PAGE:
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  • procter commented on Techgenie's instructable Mosquito Killer Machine2 months ago
    Mosquito Killer Machine

    Sandflies, sigh...Here's a quote, not sure of its origin, but probably true:"One way to deter sandflies in NZ is to walk around carrying a penguin as bait, while eating garlic, covered in Dettol and baby oil."

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  • procter commented on Techgenie's instructable Mosquito Killer Machine2 months ago
    Mosquito Killer Machine

    Excellent observation skills!We are lucky here (NZ). Where I live you can count the mosquitoes that invade your house - less than one a day (vision of half a mosquito flying around :-).Good luck

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  • procter commented on Techgenie's instructable Mosquito Killer Machine2 months ago
    Mosquito Killer Machine

    Your instructable is well done.Unfortunately this is NOT at all effective at killing mosquitoes, so you should remove reference to mosquitoes. It is, however, very effective at killing other insects that are beneficial.See: https://en.wikipedia.org/wiki/Bug_zapperQuote: "External trapsThese traps are not effective at killing biting insects (female mosquitoes and other insects), being much more effective at attracting and killing other harmless and beneficial insects.A study by the University of Delaware showed that over period of 15 summer nights 13,789 insects were killed among six devices.Of those insects killed, only 31 were biting insects. Mosquitoes are attracted to carbon dioxide and water vapor in the breath of mammals, not ultraviolet light.However, there are now bug zappe...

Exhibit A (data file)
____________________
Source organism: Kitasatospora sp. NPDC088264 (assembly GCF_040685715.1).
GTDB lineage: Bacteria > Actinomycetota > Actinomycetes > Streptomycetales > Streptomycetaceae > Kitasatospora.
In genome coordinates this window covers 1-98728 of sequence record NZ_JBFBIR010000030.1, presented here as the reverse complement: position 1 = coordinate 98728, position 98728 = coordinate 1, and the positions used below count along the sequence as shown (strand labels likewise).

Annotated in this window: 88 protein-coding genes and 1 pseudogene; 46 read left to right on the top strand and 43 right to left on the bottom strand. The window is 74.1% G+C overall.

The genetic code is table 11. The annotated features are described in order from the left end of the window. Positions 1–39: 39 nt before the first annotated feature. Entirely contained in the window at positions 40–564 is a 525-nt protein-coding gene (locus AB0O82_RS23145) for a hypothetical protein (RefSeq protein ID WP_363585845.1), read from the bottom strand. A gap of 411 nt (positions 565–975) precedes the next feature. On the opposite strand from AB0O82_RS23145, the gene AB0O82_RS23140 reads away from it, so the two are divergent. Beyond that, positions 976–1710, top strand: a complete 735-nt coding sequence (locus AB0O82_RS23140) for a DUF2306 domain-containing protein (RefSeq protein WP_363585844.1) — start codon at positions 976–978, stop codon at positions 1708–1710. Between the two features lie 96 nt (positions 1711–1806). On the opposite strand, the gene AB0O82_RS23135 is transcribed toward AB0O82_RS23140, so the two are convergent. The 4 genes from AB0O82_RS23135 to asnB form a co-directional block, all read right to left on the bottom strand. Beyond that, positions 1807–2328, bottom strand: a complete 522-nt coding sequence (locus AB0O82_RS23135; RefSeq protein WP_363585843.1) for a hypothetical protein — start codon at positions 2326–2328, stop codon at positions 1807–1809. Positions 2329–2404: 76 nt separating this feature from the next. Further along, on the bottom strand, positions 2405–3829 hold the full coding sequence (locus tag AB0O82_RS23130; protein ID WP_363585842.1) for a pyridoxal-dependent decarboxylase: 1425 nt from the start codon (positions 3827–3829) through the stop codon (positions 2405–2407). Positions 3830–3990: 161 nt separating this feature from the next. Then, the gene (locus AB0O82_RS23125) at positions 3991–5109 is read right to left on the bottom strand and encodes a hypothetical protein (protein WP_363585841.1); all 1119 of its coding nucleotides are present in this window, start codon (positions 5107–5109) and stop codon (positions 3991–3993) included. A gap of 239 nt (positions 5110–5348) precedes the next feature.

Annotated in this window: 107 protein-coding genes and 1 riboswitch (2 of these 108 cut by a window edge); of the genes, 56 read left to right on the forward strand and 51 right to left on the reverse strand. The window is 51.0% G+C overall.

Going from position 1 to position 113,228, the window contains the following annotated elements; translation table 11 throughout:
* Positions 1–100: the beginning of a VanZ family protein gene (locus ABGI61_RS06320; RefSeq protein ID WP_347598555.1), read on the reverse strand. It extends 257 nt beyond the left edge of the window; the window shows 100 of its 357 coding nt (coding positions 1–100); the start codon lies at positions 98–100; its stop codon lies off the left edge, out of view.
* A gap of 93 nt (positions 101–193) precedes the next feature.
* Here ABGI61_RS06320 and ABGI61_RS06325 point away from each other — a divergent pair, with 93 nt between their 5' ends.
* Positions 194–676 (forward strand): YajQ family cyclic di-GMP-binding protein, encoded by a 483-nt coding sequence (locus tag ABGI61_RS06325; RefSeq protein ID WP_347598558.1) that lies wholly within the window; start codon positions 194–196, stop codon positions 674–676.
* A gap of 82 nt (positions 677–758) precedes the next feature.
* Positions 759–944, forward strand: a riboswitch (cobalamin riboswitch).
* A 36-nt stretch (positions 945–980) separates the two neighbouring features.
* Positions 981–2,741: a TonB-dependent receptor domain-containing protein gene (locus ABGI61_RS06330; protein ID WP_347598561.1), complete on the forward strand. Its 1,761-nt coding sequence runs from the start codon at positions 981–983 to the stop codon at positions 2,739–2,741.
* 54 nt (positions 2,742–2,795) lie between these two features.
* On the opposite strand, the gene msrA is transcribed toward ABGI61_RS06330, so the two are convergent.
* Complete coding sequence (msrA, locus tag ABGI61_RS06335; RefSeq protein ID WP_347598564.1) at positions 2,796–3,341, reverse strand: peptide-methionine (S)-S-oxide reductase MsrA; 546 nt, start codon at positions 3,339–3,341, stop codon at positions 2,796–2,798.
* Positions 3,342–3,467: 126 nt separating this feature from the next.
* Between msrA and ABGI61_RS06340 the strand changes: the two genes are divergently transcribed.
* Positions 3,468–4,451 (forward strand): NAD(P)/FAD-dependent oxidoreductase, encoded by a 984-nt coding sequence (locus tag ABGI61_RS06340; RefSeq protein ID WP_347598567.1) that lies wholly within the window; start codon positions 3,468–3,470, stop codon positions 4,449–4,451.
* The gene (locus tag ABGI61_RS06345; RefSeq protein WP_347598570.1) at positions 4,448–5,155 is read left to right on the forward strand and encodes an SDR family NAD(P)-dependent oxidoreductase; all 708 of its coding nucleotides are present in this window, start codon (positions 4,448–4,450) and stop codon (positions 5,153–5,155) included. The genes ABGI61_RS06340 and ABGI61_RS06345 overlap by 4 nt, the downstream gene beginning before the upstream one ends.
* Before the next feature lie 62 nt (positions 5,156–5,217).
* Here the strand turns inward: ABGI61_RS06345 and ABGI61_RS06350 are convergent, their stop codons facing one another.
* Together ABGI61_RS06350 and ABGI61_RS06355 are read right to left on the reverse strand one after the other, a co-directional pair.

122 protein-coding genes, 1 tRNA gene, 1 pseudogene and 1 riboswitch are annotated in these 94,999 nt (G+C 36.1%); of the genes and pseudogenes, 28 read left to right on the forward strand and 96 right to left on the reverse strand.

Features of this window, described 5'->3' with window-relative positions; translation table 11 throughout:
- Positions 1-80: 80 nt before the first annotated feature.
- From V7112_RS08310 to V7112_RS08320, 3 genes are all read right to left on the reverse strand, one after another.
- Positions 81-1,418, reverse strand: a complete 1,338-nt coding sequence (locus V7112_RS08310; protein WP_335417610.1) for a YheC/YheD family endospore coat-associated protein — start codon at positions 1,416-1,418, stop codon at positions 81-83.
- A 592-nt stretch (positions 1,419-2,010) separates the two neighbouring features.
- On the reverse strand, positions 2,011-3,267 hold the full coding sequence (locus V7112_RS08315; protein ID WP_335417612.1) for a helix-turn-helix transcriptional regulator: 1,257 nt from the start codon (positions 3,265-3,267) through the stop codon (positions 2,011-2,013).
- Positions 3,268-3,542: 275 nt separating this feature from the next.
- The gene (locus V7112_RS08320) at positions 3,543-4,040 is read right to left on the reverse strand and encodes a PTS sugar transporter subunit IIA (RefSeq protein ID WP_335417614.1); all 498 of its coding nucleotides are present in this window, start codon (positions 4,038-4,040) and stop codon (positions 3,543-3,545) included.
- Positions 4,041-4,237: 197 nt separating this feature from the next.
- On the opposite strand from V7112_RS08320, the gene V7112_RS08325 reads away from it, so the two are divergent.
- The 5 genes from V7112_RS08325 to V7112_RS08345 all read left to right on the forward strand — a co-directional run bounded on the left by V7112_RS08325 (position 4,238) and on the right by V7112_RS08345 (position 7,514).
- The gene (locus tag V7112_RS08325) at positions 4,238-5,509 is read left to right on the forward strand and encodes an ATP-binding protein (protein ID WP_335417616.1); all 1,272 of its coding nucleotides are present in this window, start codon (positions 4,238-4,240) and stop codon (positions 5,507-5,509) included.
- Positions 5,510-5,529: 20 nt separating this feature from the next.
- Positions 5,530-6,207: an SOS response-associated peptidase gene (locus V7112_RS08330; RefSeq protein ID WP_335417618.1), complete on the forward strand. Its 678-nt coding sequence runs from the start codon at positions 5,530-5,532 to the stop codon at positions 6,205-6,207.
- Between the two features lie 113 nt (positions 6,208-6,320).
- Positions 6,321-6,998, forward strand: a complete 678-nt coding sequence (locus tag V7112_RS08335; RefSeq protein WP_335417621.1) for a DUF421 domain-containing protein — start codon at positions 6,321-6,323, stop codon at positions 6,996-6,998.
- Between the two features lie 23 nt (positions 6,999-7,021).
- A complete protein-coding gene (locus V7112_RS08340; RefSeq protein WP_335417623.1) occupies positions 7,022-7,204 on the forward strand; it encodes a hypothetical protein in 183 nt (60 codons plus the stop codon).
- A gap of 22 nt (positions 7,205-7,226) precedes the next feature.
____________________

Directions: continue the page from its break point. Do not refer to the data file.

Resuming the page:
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    Your instructable is well done.Unfortunately this is NOT at all effective at killing mosquitoes, so you should remove reference to mosquitoes. It is, however, very effective at killing other insects that are beneficial.See: https://en.wikipedia.org/wiki/Bug_zapperQuote: "External trapsThese traps are not effective at killing biting insects (female mosquitoes and other insects), being much more effective at attracting and killing other harmless and beneficial insects.A study by the University of Delaware showed that over period of 15 summer nights 13,789 insects were killed among six devices.Of those insects killed, only 31 were biting insects. Mosquitoes are attracted to carbon dioxide and water vapor in the breath of mammals, not ultraviolet light.However, there are now bug zappers that emit carbon dioxide or use an external bait, such as octenol, to better attract biting insects into the light."